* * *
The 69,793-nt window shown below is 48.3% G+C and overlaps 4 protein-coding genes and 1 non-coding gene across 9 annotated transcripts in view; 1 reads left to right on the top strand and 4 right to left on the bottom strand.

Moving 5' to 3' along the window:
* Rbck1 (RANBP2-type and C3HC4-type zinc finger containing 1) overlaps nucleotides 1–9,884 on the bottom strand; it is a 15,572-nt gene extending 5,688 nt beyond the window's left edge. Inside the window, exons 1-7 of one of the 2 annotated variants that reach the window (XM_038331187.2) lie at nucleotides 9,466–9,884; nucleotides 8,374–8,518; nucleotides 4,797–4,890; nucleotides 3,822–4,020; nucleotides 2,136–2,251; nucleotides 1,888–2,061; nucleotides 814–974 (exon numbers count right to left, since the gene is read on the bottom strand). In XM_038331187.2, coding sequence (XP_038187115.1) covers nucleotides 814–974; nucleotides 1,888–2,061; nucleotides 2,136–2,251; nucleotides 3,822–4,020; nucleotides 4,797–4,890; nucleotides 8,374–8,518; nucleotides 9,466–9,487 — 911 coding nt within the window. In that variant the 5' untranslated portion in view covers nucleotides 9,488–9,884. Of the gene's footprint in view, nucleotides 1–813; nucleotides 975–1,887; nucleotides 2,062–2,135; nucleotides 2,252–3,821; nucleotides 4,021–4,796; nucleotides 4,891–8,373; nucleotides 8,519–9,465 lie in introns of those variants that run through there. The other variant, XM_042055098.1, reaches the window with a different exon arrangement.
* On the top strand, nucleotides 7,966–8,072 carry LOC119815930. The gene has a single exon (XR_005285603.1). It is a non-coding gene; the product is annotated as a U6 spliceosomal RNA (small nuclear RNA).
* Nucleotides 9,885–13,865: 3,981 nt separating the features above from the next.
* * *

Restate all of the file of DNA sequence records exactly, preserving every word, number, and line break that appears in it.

The 69,793-nt window shown below is 48.3% G+C and overlaps 4 protein-coding genes and 1 non-coding gene across 9 annotated transcripts in view; 1 reads left to right on the top strand and 4 right to left on the bottom strand.

Moving 5' to 3' along the window:
* Rbck1 (RANBP2-type and C3HC4-type zinc finger containing 1) overlaps nucleotides 1–9,884 on the bottom strand; it is a 15,572-nt gene extending 5,688 nt beyond the window's left edge. Inside the window, exons 1-7 of one of the 2 annotated variants that reach the window (XM_038331187.2) lie at nucleotides 9,466–9,884; nucleotides 8,374–8,518; nucleotides 4,797–4,890; nucleotides 3,822–4,020; nucleotides 2,136–2,251; nucleotides 1,888–2,061; nucleotides 814–974 (exon numbers count right to left, since the gene is read on the bottom strand). In XM_038331187.2, coding sequence (XP_038187115.1) covers nucleotides 814–974; nucleotides 1,888–2,061; nucleotides 2,136–2,251; nucleotides 3,822–4,020; nucleotides 4,797–4,890; nucleotides 8,374–8,518; nucleotides 9,466–9,487 — 911 coding nt within the window. In that variant the 5' untranslated portion in view covers nucleotides 9,488–9,884. Of the gene's footprint in view, nucleotides 1–813; nucleotides 975–1,887; nucleotides 2,062–2,135; nucleotides 2,252–3,821; nucleotides 4,021–4,796; nucleotides 4,891–8,373; nucleotides 8,519–9,465 lie in introns of those variants that run through there. The other variant, XM_042055098.1, reaches the window with a different exon arrangement.
* On the top strand, nucleotides 7,966–8,072 carry LOC119815930. The gene has a single exon (XR_005285603.1). It is a non-coding gene; the product is annotated as a U6 spliceosomal RNA (small nuclear RNA).
* Nucleotides 9,885–13,865: 3,981 nt separating the features above from the next.